eMC is a hip-hop group I knew nothing about until this year, which is surprising because it is led by hip-hop legend Masta Ace. Masta Ace is like the Tim Duncan of hip-hop; the way Tim’s been consistently great, winning NBA championships in three different decades, Masta Ace has released classic music in the 1980’s, 90’s, 2000’s and 2010’s. While as a younger fan I’m unfamiliar with his older work, I have heard all of his solo albums from 2001 onwards. Joining him in the group are frequent collaborators on his albums: Stricklin, Punchline & Wordsworth. As eMC, they released an album in 2008 which I haven’t heard, and have a brand new EP out in 2014 called The Turning Point, which I’ve had in heavy rotation lately.
eMC is currently on their Northern Exposure Tour to promote the new EP as well as an upcoming sophomore album. They will be in Toronto a few days after my posting this review, but the smaller market in Hamilton was bound to be a more intimate show. Plus the show being on a weekend made things easier. Not only was this about promoting the new music, but I was hoping to get a chance to see the legendary Masta Ace perform some of his solo hits as well. With this being my first time going to This Ain’t Hollywood, I wasn’t sure what to expect.
I showed up well over an hour after the doors had opened, yet the building only had a handful of people inside. There was one opening act already on stage, but he didn’t seem to draw much attention as people were more focused on their drinks. This was one of the smallest venues I’ve ever been to, kind of like the Casbah (also in Hamilton). This Ain’t Hollywood did have a nice selection of booze though, including Red Stripe beer. After a long wait, a few more people arrived at the venue and New Breed MC (pictured above) called for people to get out of their seats before he began his set.
New Breed had a solid set to promote his EP, of which he threw a copy into the crowd at one point. After him was another local group called Babylon Warchild, which consisted of two emcees, a DJ, and a fourth member acting as a combo hypeman, cello player and MPC player. The cello made them unique, as they would play parts live on the instrument and then seemed to loop the beat on the spot. The final opening act was a group from Vancouver called KIDS, whose energy kind of reminded me of some old-school Beastie Boys. While it was hard to pick up the rhymes they were spitting, they definitely had great stage presence and kept the energy levels really high.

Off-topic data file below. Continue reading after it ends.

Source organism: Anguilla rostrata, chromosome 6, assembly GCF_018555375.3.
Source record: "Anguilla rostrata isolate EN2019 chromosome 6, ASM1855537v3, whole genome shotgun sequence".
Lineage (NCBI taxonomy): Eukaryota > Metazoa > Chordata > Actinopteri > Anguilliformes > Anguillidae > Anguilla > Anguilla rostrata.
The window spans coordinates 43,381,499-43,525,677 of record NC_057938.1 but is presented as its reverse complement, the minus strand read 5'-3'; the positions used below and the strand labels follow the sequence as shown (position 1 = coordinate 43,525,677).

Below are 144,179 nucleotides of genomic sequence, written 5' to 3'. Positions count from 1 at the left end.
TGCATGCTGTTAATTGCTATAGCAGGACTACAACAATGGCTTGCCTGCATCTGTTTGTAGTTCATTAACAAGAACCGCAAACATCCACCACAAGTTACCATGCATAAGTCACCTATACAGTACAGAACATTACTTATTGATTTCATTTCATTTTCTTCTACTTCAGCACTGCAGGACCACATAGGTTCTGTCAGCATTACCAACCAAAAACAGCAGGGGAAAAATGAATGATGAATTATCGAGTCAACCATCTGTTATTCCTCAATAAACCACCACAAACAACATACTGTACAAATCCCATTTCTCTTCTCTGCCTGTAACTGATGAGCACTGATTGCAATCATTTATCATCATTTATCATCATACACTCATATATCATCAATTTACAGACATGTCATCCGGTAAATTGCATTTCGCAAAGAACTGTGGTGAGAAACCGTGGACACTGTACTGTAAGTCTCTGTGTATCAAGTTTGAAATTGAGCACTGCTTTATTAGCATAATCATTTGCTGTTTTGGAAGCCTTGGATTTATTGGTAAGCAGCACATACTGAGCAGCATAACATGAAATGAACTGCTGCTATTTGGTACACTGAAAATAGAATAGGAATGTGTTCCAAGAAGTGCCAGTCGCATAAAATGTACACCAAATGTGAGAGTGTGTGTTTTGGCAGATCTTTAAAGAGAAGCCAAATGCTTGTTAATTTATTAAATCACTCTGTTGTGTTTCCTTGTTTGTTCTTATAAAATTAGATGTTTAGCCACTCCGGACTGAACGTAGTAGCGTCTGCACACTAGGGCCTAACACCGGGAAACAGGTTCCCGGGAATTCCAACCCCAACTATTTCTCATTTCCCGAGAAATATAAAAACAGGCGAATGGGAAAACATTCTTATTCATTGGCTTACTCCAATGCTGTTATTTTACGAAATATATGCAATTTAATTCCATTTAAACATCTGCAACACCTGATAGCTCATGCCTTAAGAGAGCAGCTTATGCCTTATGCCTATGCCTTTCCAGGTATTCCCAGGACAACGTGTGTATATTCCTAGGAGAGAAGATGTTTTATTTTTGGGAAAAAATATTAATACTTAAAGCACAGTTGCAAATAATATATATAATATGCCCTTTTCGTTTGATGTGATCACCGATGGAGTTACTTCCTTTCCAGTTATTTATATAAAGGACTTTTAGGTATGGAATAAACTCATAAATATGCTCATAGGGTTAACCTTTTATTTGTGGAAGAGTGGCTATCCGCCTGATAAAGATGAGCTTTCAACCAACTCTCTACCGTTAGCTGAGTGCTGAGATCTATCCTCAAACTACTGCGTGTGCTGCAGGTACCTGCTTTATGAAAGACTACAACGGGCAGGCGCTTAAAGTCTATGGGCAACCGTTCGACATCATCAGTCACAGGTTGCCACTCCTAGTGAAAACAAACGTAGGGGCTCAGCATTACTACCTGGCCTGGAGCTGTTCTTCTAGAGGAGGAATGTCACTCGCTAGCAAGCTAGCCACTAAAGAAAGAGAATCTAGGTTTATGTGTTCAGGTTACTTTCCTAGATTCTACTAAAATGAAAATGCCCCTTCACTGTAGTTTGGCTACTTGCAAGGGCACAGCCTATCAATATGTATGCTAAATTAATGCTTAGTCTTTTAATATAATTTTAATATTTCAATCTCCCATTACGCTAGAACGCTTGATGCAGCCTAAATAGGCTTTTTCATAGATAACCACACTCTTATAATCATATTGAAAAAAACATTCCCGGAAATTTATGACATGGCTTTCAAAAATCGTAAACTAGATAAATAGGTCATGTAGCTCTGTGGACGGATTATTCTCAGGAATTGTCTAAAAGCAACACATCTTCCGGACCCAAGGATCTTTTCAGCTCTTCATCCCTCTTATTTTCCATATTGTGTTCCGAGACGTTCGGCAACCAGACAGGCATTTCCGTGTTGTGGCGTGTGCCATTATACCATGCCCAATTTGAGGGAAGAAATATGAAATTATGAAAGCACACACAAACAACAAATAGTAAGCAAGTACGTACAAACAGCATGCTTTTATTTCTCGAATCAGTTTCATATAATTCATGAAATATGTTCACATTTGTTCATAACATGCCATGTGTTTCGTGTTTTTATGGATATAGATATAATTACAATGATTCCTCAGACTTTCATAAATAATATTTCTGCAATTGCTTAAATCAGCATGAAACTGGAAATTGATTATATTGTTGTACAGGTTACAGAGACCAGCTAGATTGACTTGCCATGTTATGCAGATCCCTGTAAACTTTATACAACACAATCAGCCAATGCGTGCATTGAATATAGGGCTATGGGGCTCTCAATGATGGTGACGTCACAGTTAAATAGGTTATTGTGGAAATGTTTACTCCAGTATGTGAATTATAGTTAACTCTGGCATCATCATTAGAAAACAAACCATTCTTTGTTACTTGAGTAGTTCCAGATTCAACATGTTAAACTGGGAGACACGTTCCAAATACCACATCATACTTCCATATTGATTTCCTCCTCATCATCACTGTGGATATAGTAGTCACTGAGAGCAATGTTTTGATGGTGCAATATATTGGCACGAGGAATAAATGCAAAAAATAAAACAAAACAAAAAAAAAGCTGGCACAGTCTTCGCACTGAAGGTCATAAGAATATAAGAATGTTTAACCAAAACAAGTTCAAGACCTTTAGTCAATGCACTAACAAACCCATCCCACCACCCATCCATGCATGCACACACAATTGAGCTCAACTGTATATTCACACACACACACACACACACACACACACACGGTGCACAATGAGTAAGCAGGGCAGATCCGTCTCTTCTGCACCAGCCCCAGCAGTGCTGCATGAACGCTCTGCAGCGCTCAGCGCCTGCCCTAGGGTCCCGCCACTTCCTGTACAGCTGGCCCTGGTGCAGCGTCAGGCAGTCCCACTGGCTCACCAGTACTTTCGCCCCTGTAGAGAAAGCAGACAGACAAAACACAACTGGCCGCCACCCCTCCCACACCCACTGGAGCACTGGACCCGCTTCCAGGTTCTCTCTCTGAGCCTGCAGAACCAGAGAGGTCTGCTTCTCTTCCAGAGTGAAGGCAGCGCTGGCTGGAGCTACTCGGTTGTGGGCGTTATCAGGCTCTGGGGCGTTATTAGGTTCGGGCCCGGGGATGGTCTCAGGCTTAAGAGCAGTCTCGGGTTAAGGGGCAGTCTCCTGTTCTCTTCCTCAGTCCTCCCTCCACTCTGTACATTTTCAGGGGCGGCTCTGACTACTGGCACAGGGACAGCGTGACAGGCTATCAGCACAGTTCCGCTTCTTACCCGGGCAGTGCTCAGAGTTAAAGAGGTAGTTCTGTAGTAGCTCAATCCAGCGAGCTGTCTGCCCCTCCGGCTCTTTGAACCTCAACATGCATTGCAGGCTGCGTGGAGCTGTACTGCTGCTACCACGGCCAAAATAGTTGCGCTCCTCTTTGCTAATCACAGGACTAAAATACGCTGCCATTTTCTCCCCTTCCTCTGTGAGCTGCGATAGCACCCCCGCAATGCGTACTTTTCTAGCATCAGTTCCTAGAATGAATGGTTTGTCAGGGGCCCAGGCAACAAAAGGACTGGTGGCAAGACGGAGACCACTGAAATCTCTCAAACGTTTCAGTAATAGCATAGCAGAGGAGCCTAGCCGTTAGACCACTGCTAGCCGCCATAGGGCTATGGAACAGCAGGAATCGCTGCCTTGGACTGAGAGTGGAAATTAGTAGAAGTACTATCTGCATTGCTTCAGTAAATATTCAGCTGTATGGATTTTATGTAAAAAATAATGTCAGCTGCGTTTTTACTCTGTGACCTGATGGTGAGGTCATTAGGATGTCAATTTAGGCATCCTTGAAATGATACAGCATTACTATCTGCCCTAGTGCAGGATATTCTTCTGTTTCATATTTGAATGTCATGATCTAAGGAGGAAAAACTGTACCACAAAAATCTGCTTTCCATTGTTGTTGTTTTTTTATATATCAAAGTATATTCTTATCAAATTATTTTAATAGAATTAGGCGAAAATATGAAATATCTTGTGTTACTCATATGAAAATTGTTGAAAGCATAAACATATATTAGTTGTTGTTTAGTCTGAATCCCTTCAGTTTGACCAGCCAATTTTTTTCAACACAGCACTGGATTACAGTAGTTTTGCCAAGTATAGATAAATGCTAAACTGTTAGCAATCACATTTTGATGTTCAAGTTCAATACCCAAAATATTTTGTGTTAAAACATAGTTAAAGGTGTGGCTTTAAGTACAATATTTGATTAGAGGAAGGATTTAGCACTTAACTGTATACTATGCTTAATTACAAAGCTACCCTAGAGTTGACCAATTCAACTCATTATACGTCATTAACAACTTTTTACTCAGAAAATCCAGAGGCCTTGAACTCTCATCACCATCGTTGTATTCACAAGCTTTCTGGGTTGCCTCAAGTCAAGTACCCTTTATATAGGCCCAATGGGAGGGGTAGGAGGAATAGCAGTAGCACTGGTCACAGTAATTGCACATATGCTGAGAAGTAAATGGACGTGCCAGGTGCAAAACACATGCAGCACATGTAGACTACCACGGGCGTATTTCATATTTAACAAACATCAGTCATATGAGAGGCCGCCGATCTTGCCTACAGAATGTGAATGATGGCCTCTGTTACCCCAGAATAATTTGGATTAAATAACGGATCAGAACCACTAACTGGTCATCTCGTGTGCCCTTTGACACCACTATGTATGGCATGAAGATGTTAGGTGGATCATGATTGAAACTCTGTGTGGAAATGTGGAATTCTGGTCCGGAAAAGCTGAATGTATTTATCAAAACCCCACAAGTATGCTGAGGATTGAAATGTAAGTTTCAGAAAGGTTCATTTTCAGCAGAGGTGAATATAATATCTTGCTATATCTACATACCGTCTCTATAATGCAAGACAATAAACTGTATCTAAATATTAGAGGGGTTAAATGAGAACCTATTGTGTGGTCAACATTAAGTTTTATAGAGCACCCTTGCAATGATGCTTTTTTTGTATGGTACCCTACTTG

By now there was a decent sized crowd for the small venue, as the eMC crew made their way to the stage. They came out to the first song off the new EP, “Stay Busy”, before getting into a bunch of tracks I assumed were off the first album, because I didn’t know them. One thing I noticed is they put a lot of work into their stage presence, timing their movements so the chaos was more organized. Sometimes they’d move in a circle as each emcee rapped their verses, sometimes they’d stand in a line as the emcee rapping took the front of the stage. Wordsworth even jumped into the crowd and rapped amongst the people a few times. At one point Stricklin got off the stage so that Ace, Punch & Words could do songs they have as a trio, including one of my favourites: “Travelocity”. To add some extra energy, they changed the beat to Jay-Z’s “You, Me, Him, Her” for Wordsworth’s final verse.
Masta Ace also performed “Block Episode” with Punch & Words, and they actually acted out the last verse of the song, with Wordsworth rapping while lying on the ground. Next, Punch & Words got off stage so that Masta Ace could perform some songs with Stricklin. They did a short cover of Eric B & Rakim’s “I Know You Got Soul” before getting into a track that sampled the lyrics “pump up the volume” for the hook. I was hoping they’d do “Something’s Wrong” off Ace’s Disposable Arts album, or “F.A.Y.” off A Long Hot Summer, but those tracks never came. When the rest of the group rejoined them on stage, they did something I haven’t seen at a lot of shows.
Before performing their cover/remix of A Tribe Called Quest’s “Electric Relaxation”, they talked to all the ladies in the building, getting their names, and then Wordsworth actually incorporated their names into his rhyme. Next they did a few more songs off the new EP, explaining some of the concepts of the songs too. They gave out all their Twitter accounts before performing “Verified”, and explained how they wanted to follow the trend of naming songs after people, but apply it to someone who’d smack a wack rapper before doing the new single: “Charly Murphie”. Punchline ran through the crowd, the entire length of the building during his verse. They then wrapped up their set by backing up Masta Ace for his solo classic, “Good Ol’ Love”, before doing the last song off the new EP, “Turning Point”.
Overall, eMC didn’t let a small crowd in a small venue stop them from putting on a great show. They had everyone engaged, enjoying the music, and showed their appreciation by sticking around to sign autographs (although I didn’t stay for that). While you might expect a legend of Masta Ace’s stature to take the spotlight, he actually acted as an equal member of the group, really only doing one solo song on his own. Strick, Punch & Words all got an equal amount of shine to Ace, and while I would’ve liked to see some more Masta Ace tracks like “Soda & Soap”, “Da’Pro” or “Home Sweet Home”, I liked seeing that style of leadership. This wasn’t a “Masta Ace w/ eMC” show, it was eMC, and they played it accordingly. It was a great hip-hop show, and I highly recommend my Toronto readers to check ’em out at Tattoo this Thursday.
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